Changing Rear Brake Pads on Touring Bike

Discussion in 'Wheels' started by BuddyK, Aug 27, 2014.

  1. BuddyK

    BuddyK Member

    Is it possible to change the rear brake pads on a 2009 street glide with out removing the wheel and caliper? The service manual says to remove both, but that seems like a lot of un-necessary work.
    Thanks!! :)
  2. dolt

    dolt Senior Member

    Removing the caliper without removing the wheel will be a challenge. Not saying it can't be done because I have never tried but can tell you that if you are successful in removing the caliper without removing the wheel, you will be bleeding, will have added several new words to your vocabulary and could be speaking in tongues. :newsmile100: Then you will have to get the caliper back on which will be even more of a challenge. Take a look at the way the caliper is mounted and I think you will understand why the wheel needs to come off as part of the process. You will have to pull the axle out far enough to the left to free the caliper, at which point the wheel is free to cock in the vertical and/or horizontal or both which makes removing the caliper pretty near impossible.:(

    I have been wrenching on these bikes for a while now and have learned that every time I try to short cut the manual, I realize that the guys that wrote the manual knew what they were doing. So, follow the manual; can't go wrong.
  3. Redfish-Joe

    Redfish-Joe Senior Member

    Spread the pads a little and with a little maneuvering it will come out.
  4. Breeze3at

    Breeze3at Well-Known Member

    It can be done, but like Dolt said "not worth the effort". In order to do a proper pad exchange, (IMO) you need to clean the pistons and such. There's just not enough room with the wheel half out to do it right.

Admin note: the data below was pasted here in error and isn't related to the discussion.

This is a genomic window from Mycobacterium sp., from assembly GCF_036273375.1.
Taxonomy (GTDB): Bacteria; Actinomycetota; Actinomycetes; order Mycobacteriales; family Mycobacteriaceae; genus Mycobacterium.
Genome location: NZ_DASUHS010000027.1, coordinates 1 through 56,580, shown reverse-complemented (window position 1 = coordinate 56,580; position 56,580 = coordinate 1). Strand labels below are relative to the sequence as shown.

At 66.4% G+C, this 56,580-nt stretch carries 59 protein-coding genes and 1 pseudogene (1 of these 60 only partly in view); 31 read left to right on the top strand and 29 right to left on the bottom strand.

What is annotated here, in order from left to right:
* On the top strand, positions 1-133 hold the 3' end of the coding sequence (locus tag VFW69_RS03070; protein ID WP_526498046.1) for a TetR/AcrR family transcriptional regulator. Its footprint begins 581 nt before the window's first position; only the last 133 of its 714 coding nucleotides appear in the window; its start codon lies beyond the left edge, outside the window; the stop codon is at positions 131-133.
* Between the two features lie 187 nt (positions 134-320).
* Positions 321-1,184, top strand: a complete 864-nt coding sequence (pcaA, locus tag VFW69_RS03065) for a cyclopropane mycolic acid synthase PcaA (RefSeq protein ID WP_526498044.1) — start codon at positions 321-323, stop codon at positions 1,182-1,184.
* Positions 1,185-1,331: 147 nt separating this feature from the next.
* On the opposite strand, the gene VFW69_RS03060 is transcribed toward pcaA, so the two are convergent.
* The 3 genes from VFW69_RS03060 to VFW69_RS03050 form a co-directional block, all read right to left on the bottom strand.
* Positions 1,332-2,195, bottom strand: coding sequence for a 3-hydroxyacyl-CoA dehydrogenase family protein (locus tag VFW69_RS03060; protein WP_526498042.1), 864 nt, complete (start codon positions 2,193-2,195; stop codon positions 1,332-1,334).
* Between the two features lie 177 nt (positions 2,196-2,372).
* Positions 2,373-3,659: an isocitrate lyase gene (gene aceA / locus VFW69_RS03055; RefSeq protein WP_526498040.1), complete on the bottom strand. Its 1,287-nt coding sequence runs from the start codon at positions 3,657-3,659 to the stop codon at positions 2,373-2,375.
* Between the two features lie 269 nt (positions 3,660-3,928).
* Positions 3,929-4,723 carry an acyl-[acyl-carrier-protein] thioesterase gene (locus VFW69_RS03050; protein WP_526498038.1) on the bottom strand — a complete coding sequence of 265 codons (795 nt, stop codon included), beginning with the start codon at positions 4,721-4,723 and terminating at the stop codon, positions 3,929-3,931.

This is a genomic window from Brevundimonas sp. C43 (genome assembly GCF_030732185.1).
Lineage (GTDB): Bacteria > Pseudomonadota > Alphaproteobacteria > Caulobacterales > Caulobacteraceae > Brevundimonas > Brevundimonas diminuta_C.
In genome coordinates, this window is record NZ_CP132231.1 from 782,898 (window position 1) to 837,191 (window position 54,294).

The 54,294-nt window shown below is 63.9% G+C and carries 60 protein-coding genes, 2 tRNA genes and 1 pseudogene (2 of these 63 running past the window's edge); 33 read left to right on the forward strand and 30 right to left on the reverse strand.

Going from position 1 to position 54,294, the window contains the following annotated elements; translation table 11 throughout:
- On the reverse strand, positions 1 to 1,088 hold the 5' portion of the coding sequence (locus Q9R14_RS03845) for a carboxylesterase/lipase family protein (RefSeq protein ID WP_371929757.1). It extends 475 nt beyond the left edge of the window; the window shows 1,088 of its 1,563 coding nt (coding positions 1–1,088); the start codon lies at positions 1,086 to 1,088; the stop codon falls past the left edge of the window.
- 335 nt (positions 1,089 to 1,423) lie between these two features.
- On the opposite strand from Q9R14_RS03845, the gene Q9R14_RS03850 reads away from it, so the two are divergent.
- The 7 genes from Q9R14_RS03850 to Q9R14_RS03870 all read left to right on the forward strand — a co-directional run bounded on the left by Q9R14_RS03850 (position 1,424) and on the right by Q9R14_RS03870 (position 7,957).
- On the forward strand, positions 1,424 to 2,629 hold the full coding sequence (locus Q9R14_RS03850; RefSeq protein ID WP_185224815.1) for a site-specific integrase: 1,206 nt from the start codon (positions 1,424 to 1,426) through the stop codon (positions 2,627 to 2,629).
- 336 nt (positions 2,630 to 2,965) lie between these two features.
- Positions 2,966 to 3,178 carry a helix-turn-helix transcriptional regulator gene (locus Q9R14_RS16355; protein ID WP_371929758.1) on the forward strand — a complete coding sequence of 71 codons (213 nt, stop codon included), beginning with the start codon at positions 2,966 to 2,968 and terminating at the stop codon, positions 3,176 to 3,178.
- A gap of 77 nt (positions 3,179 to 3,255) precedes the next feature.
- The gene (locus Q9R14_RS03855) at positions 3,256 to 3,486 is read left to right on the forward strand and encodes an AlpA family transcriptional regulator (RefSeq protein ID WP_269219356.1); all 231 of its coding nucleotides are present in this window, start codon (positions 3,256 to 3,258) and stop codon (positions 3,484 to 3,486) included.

5. dolt

    dolt Senior Member

    I agree with Joe and Breeze that caliper removal without removing the rear wheel can be done. Perhaps it is easier on the later models but having never worked on one, I can't really say. I can say that on the early touring models, like my '02 FLHT, it takes more than a little maneuvering to get the caliper out without removing the wheel. Of course, I have to take into consideration that I have '10 FLHX 3.5"x18" front wheel mounted on the rear to replace the 3.0"x16" OEM wheel, which contributes to the degree of difficulty. The wheel/swing arm geometry is completely different than it was in stock configuration; forgot to consider that in my OP.:nosad

    So BuddyK may not find the task as challenging as I indicated in my OP; it was a bit "tongue in cheek" and not intended to discourage Buddy from taking on the task in whatever manner he chooses. However, I would still recommend following the manual as well as Breeze's suggestion to clean the pistons while you have the caliper out.:D
  6. dbmg

    dbmg Guest

    Yes. The hairy part is trying to get caliper past the rear wheel with out scratching it but it can be done. As said retracting pads help a lot.
  7. Jeff Klarich

    Jeff Klarich Well-Known Member Contributor

    It must be a harder job on a street glide then a bagger. Jack and I changed the brakes on my bagger a couple years ago and bing bang done, only thing we removed was the hard bags. I guess all the years Jack did brakes he's found a secret and we never spilled a drop of blood just a little brake fluid.
    Last edited: Aug 27, 2014
  8. Bodeen

    Bodeen Well-Known Member Staff Member Moderator Contributor

    Not sure about the the late models either but you can change the pads without removing the caliper on the earlier models. Like Breeze states, its best to get in there and clean the pistons and do it right. That means pulling it all apart.
  9. Billbo

    Billbo Junior Member

    I am so pitiful - I thought a Street Glide WAS a bagger.

  10. Jeff Klarich

    Jeff Klarich Well-Known Member Contributor